I admit… quite ashamedly… I have yet to actual finish either of those books. *hangs head*
    I love the book! I really do! But finding the time to finish a whole Jane Austen novel… is just hard!
    Finishing all 4 Jane Austen novels I own is quickly becoming my goal for the last 4 months of 2014.
    I’ll make that count for school somehow…

    • I haven’t finished Mansfield Park, either…
      I’ve read Emma, P&P, and Sense and Sensibility. And one that Jane Austen started and then someone else finished.
      But I know what you mean! They’re more challenging to read than more modern books. (But if you try to read Les-Mis at the same time, P&P gets drastically easier. Guess how I found that out.)

  6. I enjoyed Pride and Prejudice even though I’m a guy, and even though I didn’t expect to. But, (while as a guy, I can’t judge) I didn’t think Darcy was *that* amazing a character, as far as I remember. Though P&P was my favourite of the three Austens I’ve read to date, I think Tilney in Northanger Abbey was the most interesting hero (though again, I’m a guy, so how can I judge?). My favourite character in P&P was Mr Bennet. I sympathised with him totally. Elizabeth was pretty cool too. And I loved the humour. Thinking back though, I suppose Darcy was a more dynamic, complex character than Tilney, and especially than Mr Bennet.

    (you should know: you use brackets even more prolifically than I do)(I’m still filling in for your point-out-the-obvious man)

    • Darcy was definitely more dynamic and complex than Mr. Bennett (I haven’t read Northanger Abbey yet, so I can’t say about Tilney). But I still enjoyed Mr. Bennett.)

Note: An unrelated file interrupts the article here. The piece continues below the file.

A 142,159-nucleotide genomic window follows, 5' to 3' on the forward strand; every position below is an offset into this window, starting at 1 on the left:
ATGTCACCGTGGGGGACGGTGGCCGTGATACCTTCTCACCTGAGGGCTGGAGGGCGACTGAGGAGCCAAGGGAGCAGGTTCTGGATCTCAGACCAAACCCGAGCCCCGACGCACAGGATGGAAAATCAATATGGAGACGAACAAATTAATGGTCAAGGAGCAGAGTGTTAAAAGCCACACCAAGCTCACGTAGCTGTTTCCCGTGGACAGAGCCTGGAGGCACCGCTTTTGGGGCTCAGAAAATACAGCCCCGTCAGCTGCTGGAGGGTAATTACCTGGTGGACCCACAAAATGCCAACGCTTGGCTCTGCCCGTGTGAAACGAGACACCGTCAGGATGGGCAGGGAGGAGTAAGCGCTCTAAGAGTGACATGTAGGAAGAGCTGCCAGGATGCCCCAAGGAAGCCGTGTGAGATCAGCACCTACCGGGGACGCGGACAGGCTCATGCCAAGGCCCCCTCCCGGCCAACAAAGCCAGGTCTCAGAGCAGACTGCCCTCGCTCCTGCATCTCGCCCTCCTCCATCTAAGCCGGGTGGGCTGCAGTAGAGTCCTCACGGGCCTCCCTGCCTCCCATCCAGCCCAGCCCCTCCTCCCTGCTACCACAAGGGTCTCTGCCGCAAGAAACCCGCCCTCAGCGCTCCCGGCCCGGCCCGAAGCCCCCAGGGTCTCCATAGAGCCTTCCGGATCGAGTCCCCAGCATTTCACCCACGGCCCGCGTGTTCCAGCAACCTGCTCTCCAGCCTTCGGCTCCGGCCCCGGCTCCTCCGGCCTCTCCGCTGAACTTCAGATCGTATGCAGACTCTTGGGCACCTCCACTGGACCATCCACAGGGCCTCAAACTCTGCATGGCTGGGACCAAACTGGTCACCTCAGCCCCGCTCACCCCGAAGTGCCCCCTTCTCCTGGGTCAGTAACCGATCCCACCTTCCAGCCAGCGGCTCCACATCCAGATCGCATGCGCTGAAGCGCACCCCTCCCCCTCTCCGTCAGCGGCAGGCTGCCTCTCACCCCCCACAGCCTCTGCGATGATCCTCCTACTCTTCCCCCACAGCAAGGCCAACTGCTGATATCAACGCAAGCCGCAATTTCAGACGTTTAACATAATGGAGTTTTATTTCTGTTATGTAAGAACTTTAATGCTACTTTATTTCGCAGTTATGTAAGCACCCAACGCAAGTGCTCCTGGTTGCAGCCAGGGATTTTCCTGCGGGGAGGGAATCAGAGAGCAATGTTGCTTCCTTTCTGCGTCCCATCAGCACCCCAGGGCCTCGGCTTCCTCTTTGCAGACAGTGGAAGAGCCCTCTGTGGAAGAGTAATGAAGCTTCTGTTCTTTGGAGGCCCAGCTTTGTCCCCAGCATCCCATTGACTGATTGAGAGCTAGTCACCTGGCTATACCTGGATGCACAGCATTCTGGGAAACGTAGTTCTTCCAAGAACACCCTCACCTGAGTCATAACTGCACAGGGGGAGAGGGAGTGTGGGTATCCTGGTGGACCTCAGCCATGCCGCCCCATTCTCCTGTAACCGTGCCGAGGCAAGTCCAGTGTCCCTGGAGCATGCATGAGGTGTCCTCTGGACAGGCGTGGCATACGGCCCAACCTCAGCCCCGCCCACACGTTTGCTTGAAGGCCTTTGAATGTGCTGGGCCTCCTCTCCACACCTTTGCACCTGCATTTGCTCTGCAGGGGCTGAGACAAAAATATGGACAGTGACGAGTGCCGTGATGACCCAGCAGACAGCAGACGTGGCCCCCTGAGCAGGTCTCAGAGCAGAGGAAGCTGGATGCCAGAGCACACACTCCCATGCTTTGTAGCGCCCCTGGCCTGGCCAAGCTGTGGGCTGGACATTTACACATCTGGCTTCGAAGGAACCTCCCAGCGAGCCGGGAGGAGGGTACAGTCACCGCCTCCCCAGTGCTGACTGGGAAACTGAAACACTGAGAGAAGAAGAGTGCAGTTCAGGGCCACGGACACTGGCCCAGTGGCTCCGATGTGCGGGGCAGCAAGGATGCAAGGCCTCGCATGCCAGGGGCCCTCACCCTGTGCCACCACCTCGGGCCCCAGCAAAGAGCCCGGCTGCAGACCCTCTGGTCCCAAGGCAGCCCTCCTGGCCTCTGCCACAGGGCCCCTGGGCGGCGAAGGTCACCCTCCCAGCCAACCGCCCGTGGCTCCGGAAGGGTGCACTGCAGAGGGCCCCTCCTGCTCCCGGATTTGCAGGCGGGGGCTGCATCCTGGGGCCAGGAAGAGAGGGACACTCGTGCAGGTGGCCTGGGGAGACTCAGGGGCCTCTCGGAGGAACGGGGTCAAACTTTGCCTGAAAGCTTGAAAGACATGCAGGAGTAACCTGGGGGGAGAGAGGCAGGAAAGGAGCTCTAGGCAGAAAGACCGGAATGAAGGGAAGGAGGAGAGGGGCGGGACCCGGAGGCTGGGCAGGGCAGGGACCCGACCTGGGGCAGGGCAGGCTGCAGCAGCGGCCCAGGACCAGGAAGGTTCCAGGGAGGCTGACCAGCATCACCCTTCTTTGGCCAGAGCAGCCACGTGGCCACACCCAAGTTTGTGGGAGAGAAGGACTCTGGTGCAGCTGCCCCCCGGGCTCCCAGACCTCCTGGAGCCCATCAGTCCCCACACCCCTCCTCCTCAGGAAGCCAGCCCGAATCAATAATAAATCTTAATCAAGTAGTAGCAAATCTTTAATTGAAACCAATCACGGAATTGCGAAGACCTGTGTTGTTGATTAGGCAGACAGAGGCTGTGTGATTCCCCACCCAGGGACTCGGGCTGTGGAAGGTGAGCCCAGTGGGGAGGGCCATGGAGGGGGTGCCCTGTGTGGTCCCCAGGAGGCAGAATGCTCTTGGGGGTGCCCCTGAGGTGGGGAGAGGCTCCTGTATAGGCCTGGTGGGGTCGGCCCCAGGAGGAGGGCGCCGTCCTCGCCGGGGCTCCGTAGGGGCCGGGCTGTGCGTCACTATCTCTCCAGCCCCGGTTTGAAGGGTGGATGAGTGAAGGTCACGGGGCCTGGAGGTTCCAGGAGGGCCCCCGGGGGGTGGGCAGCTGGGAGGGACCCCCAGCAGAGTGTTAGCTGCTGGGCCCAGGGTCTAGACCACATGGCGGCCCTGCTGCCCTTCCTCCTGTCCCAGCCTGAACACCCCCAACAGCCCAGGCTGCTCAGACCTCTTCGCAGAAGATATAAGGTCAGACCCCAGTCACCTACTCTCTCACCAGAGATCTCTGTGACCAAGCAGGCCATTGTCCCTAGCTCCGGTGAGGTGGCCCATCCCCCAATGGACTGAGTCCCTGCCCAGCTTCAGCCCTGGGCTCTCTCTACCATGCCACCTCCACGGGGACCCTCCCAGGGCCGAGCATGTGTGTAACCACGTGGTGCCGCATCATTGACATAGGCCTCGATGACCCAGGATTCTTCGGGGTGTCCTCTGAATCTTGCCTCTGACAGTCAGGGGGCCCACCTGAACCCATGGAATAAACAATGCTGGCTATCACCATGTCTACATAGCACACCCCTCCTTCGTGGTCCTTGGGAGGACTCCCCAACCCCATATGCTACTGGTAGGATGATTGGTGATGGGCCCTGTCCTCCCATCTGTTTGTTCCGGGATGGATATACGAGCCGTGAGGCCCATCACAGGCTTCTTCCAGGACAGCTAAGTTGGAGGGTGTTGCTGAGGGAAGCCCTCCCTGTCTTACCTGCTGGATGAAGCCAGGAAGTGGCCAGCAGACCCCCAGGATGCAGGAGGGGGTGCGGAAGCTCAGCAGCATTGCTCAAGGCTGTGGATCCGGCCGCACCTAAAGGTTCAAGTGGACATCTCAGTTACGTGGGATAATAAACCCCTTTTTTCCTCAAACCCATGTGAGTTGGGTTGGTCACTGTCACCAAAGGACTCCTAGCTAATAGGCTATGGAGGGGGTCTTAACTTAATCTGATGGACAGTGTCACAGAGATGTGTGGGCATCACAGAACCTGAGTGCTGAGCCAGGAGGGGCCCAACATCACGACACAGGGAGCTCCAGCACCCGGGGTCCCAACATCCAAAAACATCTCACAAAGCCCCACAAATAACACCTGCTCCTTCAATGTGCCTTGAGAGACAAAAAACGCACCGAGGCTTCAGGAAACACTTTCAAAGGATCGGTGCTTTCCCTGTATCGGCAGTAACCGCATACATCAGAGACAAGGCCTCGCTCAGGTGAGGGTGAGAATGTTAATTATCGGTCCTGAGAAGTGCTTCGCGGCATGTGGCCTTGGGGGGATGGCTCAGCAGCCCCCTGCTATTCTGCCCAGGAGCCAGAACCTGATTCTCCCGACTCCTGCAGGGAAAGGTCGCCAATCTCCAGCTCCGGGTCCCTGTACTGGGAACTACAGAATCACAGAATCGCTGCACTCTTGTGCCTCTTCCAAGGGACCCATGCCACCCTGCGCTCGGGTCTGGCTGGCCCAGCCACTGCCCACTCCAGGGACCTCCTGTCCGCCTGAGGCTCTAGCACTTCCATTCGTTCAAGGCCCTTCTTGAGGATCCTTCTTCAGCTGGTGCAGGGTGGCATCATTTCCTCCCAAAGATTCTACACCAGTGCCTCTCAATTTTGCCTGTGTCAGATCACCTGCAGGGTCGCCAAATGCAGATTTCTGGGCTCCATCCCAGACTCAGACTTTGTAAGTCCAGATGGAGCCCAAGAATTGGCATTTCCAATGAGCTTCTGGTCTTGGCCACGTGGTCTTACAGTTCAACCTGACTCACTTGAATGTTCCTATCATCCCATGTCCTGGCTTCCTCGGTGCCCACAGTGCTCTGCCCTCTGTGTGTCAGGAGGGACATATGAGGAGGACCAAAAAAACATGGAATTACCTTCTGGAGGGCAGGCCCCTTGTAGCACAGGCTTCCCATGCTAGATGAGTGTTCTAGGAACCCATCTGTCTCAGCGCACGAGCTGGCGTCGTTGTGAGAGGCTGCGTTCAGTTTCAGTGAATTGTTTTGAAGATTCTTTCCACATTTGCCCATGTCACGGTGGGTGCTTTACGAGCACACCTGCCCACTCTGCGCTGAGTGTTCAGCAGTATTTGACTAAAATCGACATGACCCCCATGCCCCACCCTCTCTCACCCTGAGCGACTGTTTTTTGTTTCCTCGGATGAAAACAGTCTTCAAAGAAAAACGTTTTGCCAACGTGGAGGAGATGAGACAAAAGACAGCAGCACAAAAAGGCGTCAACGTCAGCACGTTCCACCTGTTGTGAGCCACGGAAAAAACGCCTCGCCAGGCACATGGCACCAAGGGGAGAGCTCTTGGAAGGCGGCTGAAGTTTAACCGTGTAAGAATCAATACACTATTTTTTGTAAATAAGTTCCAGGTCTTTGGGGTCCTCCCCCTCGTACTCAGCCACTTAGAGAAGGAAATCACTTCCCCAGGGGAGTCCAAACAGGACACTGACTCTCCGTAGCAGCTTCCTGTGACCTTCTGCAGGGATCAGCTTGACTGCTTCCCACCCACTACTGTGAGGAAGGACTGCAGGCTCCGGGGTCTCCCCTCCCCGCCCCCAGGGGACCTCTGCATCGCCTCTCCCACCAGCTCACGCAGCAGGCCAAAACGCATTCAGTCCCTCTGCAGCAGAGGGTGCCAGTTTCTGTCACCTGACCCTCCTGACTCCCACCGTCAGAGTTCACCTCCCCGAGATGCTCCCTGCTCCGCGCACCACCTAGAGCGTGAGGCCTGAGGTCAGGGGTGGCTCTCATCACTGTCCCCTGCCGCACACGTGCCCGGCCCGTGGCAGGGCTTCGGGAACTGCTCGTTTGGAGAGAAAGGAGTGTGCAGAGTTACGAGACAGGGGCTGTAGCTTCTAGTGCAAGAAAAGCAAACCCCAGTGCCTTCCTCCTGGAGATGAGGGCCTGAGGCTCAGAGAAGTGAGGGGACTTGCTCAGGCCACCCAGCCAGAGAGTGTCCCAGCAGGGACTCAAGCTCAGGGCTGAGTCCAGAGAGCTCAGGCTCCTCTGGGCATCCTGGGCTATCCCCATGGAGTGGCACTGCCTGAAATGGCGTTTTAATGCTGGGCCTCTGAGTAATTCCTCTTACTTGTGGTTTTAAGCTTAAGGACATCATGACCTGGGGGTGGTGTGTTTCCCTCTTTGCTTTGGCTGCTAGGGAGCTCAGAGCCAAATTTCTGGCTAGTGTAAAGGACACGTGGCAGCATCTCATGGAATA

(Thank you. And now I know.) (My point-out-the-obvious guy just handed me his resignation. Want the job?)

  7. I realize I never commented on this.
    I wanted to.
    So now I SHALL.

    Mr. Darcy (sad to say) is one of my LEAST favorite Austen heroes, for a variety of reasons. NOT on my list of literary crushes by far.)
    1. He’s rude just because he has more money than other people. (Compare this to Bingley – rich, but OH SO NICE. He will be my friend and we will have parties. YES.)
    2. He is still a rude, prideful, and snooty fellow by the end of the book, he’s just masking it because he knows that it doesn’t make Lizzy happy. Why do you want a guy that thinks your parents are TERRIBLE, and you always have to be on your toes to make sure he rarely comes in contact with them? It would drive me NUTS.

    ^^So now you have my reasons for not liking Mr. Darcy. If you are bored and have nothing better to do, you can read a full post I actually wrote on this topic last year: http://ravens-and-writingdesks.blogspot.com/2013/11/the-real-mr-darcy.html
    I extrapolate there with much more sense then I did in this comment.

    On that subject, my favorite Austen fellows are Mr. Knightly (Emma) and Captain Wentworth (Persuasion), with Edward Ferrars (Sense and Sensibility) coming in second.
    I have read all her books (including “Love and Friendship” and “Lady Susan”) except for “Sandition.”
    Some more than once.
    I am rather proud of this fact 🙂
    (I’m sure you can tell.)

    • I shall definitely look into the post. And I can see how some would not care for Mr. Darcy. (My mom’s favorite Austen hero is Mr. Knightley.)

      Yes, you do seem rather proud of the fact. 😉 And it is an accomplishment. I’ve only read P&P, S&S, Emma, and Sanditon.